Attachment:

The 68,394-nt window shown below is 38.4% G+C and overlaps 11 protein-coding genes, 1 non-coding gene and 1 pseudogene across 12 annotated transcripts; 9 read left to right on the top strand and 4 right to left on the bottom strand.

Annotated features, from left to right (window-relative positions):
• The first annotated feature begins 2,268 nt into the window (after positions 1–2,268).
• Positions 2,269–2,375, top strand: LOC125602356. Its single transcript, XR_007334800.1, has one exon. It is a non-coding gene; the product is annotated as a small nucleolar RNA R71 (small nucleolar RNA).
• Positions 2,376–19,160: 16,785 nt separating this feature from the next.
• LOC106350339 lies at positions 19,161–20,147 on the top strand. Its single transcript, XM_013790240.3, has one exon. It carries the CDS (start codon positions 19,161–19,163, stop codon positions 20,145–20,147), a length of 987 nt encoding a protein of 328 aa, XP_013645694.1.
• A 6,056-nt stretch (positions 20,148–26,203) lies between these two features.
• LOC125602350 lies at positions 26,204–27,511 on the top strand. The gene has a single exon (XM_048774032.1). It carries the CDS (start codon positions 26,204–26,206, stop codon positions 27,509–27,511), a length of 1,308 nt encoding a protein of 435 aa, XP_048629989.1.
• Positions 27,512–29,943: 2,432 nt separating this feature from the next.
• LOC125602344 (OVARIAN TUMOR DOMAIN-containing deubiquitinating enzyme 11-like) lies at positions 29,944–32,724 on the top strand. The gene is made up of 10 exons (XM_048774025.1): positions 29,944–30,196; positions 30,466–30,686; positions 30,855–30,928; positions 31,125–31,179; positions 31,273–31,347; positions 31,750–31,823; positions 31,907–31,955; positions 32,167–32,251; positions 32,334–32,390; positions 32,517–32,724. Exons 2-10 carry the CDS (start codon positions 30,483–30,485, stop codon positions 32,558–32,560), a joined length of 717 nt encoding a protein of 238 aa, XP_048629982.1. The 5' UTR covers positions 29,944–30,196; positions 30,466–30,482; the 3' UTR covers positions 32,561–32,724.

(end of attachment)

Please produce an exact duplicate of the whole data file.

The 68,394-nt window shown below is 38.4% G+C and overlaps 11 protein-coding genes, 1 non-coding gene and 1 pseudogene across 12 annotated transcripts; 9 read left to right on the top strand and 4 right to left on the bottom strand.

Annotated features, from left to right (window-relative positions):
• The first annotated feature begins 2,268 nt into the window (after positions 1–2,268).
• Positions 2,269–2,375, top strand: LOC125602356. Its single transcript, XR_007334800.1, has one exon. It is a non-coding gene; the product is annotated as a small nucleolar RNA R71 (small nucleolar RNA).
• Positions 2,376–19,160: 16,785 nt separating this feature from the next.
• LOC106350339 lies at positions 19,161–20,147 on the top strand. Its single transcript, XM_013790240.3, has one exon. It carries the CDS (start codon positions 19,161–19,163, stop codon positions 20,145–20,147), a length of 987 nt encoding a protein of 328 aa, XP_013645694.1.
• A 6,056-nt stretch (positions 20,148–26,203) lies between these two features.
• LOC125602350 lies at positions 26,204–27,511 on the top strand. The gene has a single exon (XM_048774032.1). It carries the CDS (start codon positions 26,204–26,206, stop codon positions 27,509–27,511), a length of 1,308 nt encoding a protein of 435 aa, XP_048629989.1.
• Positions 27,512–29,943: 2,432 nt separating this feature from the next.
• LOC125602344 (OVARIAN TUMOR DOMAIN-containing deubiquitinating enzyme 11-like) lies at positions 29,944–32,724 on the top strand. The gene is made up of 10 exons (XM_048774025.1): positions 29,944–30,196; positions 30,466–30,686; positions 30,855–30,928; positions 31,125–31,179; positions 31,273–31,347; positions 31,750–31,823; positions 31,907–31,955; positions 32,167–32,251; positions 32,334–32,390; positions 32,517–32,724. Exons 2-10 carry the CDS (start codon positions 30,483–30,485, stop codon positions 32,558–32,560), a joined length of 717 nt encoding a protein of 238 aa, XP_048629982.1. The 5' UTR covers positions 29,944–30,196; positions 30,466–30,482; the 3' UTR covers positions 32,561–32,724.